HFR: Describe some of the challenges you faced in composing The Mindful Writer. How did you overcome them?

DWM: The chief challenge was to believe that I had enough to say. The best writing advice is the simplest: “Just keep writing, learn from your mistakes.” So part of making myself believe in this book was making myself believe that expanding on that advice would be useful to readers. So that led to a lot of crossing out places where I thought I was repeating myself, or repeating the obvious. Having said that, there is probably no subject that can’t be explored in depth if the writer is willing to keep at the process of digging down, and digging down further, and the mystery of artistic inspiration, because it is so hard to put into words, is often overlooked in favor of ‘craft’ and ‘revision’ advice. So in the end, I allowed myself to think out loud on the page about the mystery of it all, how sometimes a part of our brain that we don’t control provides far richer material than what we can harvest from that rationale part of our brain that we do control, or at least think we can control.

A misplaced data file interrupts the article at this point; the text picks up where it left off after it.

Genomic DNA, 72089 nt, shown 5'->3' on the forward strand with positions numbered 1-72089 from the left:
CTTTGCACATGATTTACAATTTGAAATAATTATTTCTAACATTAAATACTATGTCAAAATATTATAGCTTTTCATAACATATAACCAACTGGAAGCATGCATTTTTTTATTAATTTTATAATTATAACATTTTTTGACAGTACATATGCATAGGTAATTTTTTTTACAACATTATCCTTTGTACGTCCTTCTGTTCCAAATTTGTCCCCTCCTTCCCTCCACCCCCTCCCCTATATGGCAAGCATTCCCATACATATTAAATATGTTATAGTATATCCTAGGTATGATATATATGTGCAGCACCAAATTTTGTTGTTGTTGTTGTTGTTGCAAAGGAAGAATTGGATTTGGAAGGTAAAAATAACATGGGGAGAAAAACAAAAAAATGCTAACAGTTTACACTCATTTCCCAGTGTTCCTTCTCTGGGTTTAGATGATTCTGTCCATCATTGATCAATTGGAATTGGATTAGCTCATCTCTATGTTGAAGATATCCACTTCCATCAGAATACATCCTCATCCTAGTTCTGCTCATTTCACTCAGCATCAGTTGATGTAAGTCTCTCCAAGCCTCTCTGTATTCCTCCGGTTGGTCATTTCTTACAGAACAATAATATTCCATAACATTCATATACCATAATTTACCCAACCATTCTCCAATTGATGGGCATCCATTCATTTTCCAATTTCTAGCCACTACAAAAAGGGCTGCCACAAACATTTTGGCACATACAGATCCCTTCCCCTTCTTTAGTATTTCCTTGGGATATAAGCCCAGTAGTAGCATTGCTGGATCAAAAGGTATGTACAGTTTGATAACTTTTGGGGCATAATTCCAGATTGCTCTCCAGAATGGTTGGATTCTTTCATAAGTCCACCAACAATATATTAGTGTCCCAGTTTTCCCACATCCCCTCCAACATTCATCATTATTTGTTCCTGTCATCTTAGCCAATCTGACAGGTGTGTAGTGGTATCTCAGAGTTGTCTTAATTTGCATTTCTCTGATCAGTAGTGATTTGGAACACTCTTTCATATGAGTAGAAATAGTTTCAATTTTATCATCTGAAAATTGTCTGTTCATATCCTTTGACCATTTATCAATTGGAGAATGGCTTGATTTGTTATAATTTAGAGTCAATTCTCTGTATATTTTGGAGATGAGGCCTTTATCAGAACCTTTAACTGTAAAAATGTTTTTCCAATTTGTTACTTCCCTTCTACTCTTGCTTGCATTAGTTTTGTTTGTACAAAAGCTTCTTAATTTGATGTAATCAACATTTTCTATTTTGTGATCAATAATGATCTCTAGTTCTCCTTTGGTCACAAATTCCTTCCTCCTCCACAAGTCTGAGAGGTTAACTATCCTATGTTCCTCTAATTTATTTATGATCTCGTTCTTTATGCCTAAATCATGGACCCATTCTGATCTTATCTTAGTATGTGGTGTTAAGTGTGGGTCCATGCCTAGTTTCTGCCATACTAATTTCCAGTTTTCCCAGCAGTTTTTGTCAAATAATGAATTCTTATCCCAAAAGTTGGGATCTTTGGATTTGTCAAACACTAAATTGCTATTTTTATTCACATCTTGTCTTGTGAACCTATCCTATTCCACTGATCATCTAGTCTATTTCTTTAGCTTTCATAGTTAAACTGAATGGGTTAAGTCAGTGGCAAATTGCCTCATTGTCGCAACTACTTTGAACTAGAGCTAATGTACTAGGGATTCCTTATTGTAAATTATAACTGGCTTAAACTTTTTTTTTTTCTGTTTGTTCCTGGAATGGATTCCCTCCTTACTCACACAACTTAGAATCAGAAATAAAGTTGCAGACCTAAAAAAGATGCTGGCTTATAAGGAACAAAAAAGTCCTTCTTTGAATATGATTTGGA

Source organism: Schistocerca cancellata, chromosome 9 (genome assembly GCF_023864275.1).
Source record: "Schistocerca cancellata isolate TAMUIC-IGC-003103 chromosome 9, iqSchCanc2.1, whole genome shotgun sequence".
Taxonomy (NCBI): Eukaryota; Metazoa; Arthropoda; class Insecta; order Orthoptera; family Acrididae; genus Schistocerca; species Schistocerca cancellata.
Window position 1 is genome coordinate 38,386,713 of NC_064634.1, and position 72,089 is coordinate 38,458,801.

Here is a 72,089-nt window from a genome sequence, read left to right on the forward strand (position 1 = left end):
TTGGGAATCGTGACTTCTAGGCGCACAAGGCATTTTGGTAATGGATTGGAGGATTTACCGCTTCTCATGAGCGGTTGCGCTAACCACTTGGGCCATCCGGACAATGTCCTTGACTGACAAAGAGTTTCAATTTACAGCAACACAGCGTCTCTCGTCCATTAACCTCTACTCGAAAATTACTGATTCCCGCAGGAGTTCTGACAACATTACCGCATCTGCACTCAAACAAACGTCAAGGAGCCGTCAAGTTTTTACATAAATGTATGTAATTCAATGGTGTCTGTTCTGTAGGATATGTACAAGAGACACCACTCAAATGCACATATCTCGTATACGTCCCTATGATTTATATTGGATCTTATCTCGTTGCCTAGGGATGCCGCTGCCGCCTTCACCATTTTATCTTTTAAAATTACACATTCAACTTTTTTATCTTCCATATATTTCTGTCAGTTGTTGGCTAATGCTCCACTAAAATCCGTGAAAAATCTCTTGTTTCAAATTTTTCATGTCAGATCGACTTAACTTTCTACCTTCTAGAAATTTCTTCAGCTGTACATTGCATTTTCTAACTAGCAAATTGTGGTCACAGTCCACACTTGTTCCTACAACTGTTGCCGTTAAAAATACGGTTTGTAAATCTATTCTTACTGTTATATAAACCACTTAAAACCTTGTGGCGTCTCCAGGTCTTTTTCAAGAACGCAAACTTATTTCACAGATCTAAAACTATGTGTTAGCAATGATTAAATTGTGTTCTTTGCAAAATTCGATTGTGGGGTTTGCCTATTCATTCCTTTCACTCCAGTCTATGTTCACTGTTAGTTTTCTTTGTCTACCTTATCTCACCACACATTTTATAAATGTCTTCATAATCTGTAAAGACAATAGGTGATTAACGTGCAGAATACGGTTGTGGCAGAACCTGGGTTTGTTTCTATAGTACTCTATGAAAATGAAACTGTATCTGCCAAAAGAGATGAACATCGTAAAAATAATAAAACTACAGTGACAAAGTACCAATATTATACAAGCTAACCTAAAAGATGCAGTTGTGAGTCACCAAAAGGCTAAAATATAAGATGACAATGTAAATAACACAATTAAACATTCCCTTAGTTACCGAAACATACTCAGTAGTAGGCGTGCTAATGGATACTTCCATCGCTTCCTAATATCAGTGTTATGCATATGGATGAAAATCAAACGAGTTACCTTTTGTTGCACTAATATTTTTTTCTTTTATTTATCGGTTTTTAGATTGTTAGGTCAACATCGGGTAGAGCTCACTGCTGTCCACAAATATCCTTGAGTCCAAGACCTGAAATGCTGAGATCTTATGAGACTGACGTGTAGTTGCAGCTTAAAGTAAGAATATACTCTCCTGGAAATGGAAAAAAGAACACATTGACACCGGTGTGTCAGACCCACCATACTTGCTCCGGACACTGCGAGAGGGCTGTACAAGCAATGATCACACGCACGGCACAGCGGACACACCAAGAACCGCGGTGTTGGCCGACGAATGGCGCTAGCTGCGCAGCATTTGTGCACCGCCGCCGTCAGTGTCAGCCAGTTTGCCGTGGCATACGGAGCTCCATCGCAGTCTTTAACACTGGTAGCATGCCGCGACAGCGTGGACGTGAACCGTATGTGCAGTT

HFR: The Mindful Writer is published by Wisdom Publications. Can you tell us a little bit about that press? What Wisdom Publications books (or other Buddhist texts) might you recommend?

DWM: Wisdom Publications is a not-for-profit Buddhist press based out of the Boston area. They publish a wide-range of books aimed at readers with an interest in Buddhism, Buddhist history, meditation and mindfulness, including translations of ancient texts as well as books aimed at a more popular audience, such as children’s book and the recent title, Enlightenment to Go. Among my favorite books for those just beginning to understand Buddhism are one from the Wisdom catalog, Mindfulness in Plain English, by Bhante Gunaratana, and one from Parallax Press, Being Peace, by the Vietnamese Monk Thich Nhat Hanh.